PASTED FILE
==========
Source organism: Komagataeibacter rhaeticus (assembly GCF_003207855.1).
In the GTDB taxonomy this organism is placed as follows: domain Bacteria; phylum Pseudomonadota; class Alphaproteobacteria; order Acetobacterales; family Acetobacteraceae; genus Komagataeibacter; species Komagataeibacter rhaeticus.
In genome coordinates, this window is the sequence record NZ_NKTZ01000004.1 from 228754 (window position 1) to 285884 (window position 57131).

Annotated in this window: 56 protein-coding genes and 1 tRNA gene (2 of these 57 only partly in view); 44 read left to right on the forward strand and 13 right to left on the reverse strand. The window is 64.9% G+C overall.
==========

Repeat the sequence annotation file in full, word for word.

Source organism: Komagataeibacter rhaeticus (assembly GCF_003207855.1).
In the GTDB taxonomy this organism is placed as follows: domain Bacteria; phylum Pseudomonadota; class Alphaproteobacteria; order Acetobacterales; family Acetobacteraceae; genus Komagataeibacter; species Komagataeibacter rhaeticus.
In genome coordinates, this window is the sequence record NZ_NKTZ01000004.1 from 228754 (window position 1) to 285884 (window position 57131).

Annotated in this window: 56 protein-coding genes and 1 tRNA gene (2 of these 57 only partly in view); 44 read left to right on the forward strand and 13 right to left on the reverse strand. The window is 64.9% G+C overall.